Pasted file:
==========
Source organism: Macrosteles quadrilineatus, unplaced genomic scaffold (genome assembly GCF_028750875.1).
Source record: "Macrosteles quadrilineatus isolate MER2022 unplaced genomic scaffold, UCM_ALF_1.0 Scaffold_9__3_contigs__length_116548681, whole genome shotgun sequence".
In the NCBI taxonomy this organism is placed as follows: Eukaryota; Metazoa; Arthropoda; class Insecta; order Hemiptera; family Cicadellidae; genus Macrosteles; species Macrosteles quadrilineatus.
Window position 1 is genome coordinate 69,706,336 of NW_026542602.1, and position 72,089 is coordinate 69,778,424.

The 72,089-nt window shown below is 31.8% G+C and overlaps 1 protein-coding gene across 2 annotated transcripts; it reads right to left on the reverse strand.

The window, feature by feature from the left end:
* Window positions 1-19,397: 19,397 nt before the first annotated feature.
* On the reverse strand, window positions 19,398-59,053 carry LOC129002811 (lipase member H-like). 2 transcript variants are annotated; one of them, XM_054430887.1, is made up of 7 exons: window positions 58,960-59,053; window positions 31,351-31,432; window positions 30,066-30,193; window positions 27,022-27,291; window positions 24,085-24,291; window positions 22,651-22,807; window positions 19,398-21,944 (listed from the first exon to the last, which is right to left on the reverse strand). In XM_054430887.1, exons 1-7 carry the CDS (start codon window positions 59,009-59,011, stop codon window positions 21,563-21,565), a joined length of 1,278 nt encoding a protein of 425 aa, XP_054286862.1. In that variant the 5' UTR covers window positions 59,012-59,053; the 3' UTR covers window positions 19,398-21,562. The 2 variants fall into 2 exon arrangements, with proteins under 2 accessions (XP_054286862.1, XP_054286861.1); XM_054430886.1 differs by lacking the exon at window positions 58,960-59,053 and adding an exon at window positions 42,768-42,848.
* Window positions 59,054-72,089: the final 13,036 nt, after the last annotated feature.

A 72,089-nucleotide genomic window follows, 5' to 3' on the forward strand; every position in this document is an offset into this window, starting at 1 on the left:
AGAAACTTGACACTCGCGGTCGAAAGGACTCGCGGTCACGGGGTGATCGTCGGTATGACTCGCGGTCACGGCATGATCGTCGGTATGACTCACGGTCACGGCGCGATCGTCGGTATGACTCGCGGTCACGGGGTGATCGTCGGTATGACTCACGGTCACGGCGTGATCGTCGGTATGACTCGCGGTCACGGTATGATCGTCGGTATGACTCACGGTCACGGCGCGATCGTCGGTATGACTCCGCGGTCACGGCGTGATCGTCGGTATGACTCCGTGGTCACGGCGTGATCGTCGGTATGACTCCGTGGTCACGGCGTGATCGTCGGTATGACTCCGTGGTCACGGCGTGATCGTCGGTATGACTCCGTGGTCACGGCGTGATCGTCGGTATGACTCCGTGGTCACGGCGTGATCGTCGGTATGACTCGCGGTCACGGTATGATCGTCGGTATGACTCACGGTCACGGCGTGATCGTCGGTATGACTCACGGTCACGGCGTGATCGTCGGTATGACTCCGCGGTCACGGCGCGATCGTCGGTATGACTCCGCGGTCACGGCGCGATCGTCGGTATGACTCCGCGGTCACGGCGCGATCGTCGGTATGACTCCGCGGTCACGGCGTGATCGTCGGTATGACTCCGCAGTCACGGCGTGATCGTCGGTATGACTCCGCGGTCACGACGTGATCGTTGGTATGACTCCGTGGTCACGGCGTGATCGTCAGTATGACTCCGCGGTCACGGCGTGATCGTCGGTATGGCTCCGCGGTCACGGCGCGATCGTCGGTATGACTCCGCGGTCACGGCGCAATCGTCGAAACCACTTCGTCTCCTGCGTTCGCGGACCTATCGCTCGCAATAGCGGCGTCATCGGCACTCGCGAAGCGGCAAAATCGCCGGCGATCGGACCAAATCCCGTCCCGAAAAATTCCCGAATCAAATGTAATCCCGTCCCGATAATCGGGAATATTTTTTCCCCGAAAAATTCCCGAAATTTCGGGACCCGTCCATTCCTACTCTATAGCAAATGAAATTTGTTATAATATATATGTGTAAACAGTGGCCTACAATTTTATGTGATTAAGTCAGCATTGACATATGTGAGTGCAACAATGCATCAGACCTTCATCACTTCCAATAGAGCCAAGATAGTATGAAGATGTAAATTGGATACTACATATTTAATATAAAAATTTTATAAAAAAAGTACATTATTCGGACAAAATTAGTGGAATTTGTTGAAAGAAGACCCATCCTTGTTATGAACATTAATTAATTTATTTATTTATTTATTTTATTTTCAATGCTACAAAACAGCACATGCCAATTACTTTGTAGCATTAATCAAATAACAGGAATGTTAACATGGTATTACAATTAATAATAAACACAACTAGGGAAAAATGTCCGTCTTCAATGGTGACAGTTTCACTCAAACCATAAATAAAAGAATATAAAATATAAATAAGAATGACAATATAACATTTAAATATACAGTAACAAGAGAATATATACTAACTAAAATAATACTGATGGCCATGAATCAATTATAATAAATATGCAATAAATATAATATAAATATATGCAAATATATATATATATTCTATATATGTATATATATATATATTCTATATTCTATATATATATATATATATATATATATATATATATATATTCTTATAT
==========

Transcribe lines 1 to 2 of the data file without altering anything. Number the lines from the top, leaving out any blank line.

Source organism: Macrosteles quadrilineatus, unplaced genomic scaffold (genome assembly GCF_028750875.1).
Source record: "Macrosteles quadrilineatus isolate MER2022 unplaced genomic scaffold, UCM_ALF_1.0 Scaffold_9__3_contigs__length_116548681, whole genome shotgun sequence".